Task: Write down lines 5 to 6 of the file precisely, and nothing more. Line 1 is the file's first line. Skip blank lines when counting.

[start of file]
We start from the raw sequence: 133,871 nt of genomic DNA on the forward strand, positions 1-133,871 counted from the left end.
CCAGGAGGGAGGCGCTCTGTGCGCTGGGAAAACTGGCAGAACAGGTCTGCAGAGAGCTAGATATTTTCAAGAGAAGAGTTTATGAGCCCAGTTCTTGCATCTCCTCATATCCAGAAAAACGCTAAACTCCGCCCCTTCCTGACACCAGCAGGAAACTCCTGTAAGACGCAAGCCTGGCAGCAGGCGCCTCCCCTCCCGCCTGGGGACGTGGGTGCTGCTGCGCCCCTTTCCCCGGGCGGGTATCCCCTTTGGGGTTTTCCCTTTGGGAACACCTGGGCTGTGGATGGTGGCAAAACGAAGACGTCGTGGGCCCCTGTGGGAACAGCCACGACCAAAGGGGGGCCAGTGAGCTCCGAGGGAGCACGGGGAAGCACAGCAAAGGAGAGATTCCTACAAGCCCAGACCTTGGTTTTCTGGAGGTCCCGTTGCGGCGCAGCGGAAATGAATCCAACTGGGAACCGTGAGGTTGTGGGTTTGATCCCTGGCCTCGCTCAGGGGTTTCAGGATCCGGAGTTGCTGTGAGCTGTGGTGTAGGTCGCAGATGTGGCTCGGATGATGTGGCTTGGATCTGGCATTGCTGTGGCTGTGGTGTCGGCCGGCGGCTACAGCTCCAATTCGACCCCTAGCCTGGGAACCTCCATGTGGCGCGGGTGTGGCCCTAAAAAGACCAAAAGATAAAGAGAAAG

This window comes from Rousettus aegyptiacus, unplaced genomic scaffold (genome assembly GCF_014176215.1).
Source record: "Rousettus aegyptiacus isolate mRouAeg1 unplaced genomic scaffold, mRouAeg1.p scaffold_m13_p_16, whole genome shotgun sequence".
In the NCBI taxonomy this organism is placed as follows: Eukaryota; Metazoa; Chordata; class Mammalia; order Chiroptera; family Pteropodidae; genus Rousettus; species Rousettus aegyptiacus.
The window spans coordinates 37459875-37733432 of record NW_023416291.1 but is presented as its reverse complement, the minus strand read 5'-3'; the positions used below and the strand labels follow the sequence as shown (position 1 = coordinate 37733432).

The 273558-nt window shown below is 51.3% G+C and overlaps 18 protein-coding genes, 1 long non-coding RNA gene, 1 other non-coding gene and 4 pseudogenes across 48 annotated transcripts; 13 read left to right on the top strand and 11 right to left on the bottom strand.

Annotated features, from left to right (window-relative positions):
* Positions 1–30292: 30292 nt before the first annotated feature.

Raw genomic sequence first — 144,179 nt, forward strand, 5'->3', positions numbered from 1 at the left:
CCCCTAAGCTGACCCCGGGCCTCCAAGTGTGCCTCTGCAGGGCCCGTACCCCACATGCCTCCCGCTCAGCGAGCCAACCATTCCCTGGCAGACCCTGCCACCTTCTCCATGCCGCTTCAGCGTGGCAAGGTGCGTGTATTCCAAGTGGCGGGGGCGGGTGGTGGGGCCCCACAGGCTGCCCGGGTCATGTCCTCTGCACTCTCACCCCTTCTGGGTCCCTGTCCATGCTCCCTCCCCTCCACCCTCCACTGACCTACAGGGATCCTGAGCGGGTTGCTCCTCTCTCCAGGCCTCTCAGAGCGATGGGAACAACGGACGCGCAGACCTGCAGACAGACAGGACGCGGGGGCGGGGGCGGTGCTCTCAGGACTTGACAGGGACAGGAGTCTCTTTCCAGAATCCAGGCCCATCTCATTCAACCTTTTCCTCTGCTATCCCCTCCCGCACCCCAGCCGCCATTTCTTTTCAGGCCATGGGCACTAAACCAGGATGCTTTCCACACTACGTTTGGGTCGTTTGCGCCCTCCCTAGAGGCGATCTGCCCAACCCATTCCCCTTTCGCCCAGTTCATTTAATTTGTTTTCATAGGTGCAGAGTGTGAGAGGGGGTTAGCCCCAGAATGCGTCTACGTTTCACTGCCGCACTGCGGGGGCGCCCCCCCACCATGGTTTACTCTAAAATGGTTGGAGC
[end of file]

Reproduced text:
In the NCBI taxonomy this organism is placed as follows: Eukaryota; Metazoa; Chordata; class Mammalia; order Chiroptera; family Pteropodidae; genus Rousettus; species Rousettus aegyptiacus.
The window spans coordinates 37459875-37733432 of record NW_023416291.1 but is presented as its reverse complement, the minus strand read 5'-3'; the positions used below and the strand labels follow the sequence as shown (position 1 = coordinate 37733432).